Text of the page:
From Cyborg Anthropology
Jump to: navigation, search
"You buy furniture. You tell yourself, this is the last sofa I will ever need in my life. Buy the sofa, then for a couple years you're satisfied that no matter what goes wrong, at least you've got your sofa issue handled. Then the right set of dishes. Then the perfect bed. The drapes. The rug. Then you're trapped in your lovely nest, and the things you used to own, now they own you".[1]


In the digital era, minimalism is a term used to describe a lifestyle movement characterized by keeping as small amount of resources as necessary and living with the connectivity and minimal overhead that a laptop provides. It allows for one to not be "owned by one's possessions" - the lead character in Fight Club is an example of this, while communicating with others and having the freedom to quickly move and live in different places at will. This kind of lifestyle is often possible or amplified in its ease because of the ease and possibility of connectivity that social networks, writing and other technosocial interaction can provide online. For instance, some minimalists make a living exclusively off of creating online content or software, allowing them to work anywhere in the world. The World Domination Summit, a conference in Portland, OR most recently in 2011 drew a gathering of many of these types, who then exchanged tips, tricks, experiences and hacks for best living for achieving the lifestyle.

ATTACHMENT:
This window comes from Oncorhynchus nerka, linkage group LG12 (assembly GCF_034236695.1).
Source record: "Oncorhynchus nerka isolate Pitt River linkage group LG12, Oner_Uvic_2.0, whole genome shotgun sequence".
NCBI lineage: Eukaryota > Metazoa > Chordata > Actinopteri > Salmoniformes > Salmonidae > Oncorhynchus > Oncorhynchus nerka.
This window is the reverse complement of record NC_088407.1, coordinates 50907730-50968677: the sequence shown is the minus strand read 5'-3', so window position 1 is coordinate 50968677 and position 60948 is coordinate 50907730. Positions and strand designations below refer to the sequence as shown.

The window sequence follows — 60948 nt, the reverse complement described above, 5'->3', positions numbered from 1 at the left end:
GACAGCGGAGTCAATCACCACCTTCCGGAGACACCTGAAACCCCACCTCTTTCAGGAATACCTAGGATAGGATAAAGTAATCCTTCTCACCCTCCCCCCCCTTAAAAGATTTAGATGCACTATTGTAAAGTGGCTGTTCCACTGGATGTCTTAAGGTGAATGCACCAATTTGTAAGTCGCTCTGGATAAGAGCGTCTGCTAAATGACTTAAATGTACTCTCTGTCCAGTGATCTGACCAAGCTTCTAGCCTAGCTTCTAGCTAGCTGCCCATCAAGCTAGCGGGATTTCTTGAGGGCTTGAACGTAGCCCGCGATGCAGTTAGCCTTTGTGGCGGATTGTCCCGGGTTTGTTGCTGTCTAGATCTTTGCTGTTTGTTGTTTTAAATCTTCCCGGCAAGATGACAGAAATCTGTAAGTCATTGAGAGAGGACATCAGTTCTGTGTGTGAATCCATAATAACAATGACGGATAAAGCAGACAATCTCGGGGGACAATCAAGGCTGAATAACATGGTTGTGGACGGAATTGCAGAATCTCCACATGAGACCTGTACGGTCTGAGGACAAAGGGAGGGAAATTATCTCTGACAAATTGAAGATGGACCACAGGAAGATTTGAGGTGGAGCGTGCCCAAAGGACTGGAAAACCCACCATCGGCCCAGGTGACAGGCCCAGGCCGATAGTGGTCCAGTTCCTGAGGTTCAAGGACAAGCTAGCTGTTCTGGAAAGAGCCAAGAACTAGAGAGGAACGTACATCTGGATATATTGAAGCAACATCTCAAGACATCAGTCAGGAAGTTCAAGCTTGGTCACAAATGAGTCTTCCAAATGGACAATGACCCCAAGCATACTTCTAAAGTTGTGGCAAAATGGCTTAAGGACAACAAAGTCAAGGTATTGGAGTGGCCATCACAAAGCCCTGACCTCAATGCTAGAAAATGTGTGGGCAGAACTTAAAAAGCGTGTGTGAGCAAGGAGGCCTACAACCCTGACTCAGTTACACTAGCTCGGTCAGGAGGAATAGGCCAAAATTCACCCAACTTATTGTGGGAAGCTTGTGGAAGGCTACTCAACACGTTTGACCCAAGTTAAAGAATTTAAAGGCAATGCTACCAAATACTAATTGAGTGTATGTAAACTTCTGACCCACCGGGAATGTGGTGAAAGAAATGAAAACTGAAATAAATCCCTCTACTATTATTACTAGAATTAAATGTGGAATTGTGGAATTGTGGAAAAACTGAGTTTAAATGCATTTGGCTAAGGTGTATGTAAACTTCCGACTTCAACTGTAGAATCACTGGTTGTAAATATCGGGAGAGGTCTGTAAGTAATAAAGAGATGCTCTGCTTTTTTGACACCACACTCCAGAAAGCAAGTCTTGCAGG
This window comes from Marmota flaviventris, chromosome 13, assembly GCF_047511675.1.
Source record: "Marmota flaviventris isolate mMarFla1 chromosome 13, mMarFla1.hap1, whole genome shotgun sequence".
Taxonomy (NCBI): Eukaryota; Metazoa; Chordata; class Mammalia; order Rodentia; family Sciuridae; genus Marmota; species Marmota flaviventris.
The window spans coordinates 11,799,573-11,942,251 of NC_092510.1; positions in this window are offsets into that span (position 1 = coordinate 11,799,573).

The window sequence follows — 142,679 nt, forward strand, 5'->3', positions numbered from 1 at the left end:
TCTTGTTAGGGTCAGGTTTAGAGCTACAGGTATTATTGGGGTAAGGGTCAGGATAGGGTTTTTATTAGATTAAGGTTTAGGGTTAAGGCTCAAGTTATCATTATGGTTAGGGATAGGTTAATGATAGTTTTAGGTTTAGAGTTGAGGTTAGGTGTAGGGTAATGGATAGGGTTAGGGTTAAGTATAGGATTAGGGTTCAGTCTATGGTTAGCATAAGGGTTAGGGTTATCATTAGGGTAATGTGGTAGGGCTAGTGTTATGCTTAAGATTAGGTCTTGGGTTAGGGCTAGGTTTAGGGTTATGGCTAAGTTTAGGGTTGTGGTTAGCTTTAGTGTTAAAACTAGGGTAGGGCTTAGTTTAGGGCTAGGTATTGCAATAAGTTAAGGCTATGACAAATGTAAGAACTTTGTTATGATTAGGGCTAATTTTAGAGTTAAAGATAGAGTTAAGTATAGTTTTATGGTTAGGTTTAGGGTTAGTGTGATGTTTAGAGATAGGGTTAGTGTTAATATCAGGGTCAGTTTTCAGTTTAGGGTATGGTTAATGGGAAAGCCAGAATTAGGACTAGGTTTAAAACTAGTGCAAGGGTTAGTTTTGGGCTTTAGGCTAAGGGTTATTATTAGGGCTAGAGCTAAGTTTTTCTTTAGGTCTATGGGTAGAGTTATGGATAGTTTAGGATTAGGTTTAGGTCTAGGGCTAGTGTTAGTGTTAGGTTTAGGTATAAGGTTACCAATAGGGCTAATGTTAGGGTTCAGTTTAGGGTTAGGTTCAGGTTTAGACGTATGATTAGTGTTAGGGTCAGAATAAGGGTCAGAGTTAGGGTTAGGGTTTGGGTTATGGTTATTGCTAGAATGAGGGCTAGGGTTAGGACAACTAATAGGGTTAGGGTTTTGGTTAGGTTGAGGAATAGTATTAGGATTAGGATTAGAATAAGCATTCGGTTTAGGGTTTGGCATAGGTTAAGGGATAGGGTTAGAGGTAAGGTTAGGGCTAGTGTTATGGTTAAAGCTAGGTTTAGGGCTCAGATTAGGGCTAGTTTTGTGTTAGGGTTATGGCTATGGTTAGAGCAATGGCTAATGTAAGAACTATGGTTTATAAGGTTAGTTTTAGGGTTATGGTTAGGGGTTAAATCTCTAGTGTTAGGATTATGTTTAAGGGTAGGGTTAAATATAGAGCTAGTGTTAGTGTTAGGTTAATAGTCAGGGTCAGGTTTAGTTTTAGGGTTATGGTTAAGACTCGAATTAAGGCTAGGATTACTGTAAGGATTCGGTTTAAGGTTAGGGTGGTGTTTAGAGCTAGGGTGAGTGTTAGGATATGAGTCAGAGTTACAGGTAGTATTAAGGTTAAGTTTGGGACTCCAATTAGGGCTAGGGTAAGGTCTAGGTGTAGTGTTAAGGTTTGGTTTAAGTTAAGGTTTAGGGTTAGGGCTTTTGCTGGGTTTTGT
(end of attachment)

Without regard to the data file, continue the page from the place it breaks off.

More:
"If you don't know what you want," the doorman said, "you end up with a lot you don't".[2]


  1. Palahniuk, Chuck. Fight Club. Chapter 5.
  2. Ibid.